On one part, it is to keep our secrets secret. In 2014, we invested £ 1.5 billion in future technology. Dyson holds over 3,000 patents for more than 500 inventions. We need to ensure that our technology is kept secret until we are ready to reveal it to the world. The black and red books are one tiny element of this process. The books are never taken off-site and are stored securely in an archive – even dating back to the development of DC01. However, inspiration can stem from anywhere at any time. My idea to re-design the vacuum cleaner stemmed from frustration, but the solutions can emanate at the most unexpected times. I want to make sure that when my engineers have ideas, they can capture these straight away.

 

Artificial intelligence, i.e. robots, are regarded as the next big thing. Stephen Hawking has warned that machines may well overtake humans as the predominant “species” in the near future. Do you agree? And does the prospect worry or frighten you?

Our focus is on developing disruptive technology that solves problems which others often ignore, and we have a positive outlook on what’s to come in the future.

 

You merge design and engineering. Which inventions or commercial products of modern and historic designers, aside from the Range Rover and Moulton bikes, have made a lasting impression on you, perhaps even inspired you?

Each year we open up the James Dyson Award, an initiative designed to encourage young people with pioneering designs to showcase their ideas. Every year we see some remarkable entries – from simple initiatives to more complex projects – with one overarching brief: to design something that solves a problem. In 2014, I was introduced to an inflatable incubator, designed to decrease the number of premature child deaths in refugee camps. Its design is simple, inexpensive and life-saving – a beautifully simple solution to a problem.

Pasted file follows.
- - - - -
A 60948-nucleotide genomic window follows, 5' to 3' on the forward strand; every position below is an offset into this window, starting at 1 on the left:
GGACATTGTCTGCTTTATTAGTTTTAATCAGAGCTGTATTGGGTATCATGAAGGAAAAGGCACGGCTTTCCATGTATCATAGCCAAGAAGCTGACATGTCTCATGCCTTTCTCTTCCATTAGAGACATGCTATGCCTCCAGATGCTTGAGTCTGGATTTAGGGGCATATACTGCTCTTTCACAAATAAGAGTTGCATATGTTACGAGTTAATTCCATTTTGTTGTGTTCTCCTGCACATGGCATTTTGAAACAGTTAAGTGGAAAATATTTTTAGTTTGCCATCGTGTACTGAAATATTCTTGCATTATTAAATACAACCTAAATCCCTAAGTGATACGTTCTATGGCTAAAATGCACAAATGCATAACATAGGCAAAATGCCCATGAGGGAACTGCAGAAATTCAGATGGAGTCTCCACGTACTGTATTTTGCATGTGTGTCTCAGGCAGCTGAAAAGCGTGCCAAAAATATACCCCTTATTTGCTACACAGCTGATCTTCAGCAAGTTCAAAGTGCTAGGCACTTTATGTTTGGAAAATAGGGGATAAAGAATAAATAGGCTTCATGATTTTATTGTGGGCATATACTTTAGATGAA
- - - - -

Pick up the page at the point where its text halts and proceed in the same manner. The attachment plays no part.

You are a passionate art collector. What do you look for in works of art? Do they have to meet both functional and aesthetic requirements?

Art is always beautiful in its own right. I am a big fan of the works by David Hockney and appreciate the beauty in a painting. However, art does not always have to be seen in a picture. At the headquarters in Malmesbury, we are surrounded by unique and pioneering design icons. We have a Bell helicopter located directly outside the front of the building and a Harrier jet inside to inspire my team of engineers, all of which I deem art.

Icons of design history like this Harrier jet are supposed to inspire Dyson’s engineers. Canteen at the Dyson headquarters in Malmesbury, England.

Does art in any way inspire your work – l’art pour l’art, as opposed to functional design? What value do you place on handcraft?

At Dyson we consider something beautiful only when it works properly. You quickly fall out of love with something that’s easy to the eye, but doesn’t do the job. Our approach to design values function over form.

What kind of sorcery is this? Even the Queen marvels at the suction power of Sir Dyson’s novel invention.

Sir James Dyson

is a world-famous inventor, designer and engineer. Born in 1947 in Norfolk, UK, the keen art lover completed an engineering degree at the Royal College of Art in London. Dyson had his first big success with the bagless vacuum cleaner (Dual Cyclone technology). It went on sale in 1993 – after 15 years of development and around 5,000 prototypes. Dyson, who also collects art and design, describes his path in “Against the Odds”, his autobiography published in 1997.
The company’s headquarters and development division employing more than 3,000 engineers and scientists located in Malmesbury in South West England. Thanks to his family business, which allows him to plan long-term and invests a large part of its fortune in research and development, the “king of failure” is one of the 1,000 richest people in the world.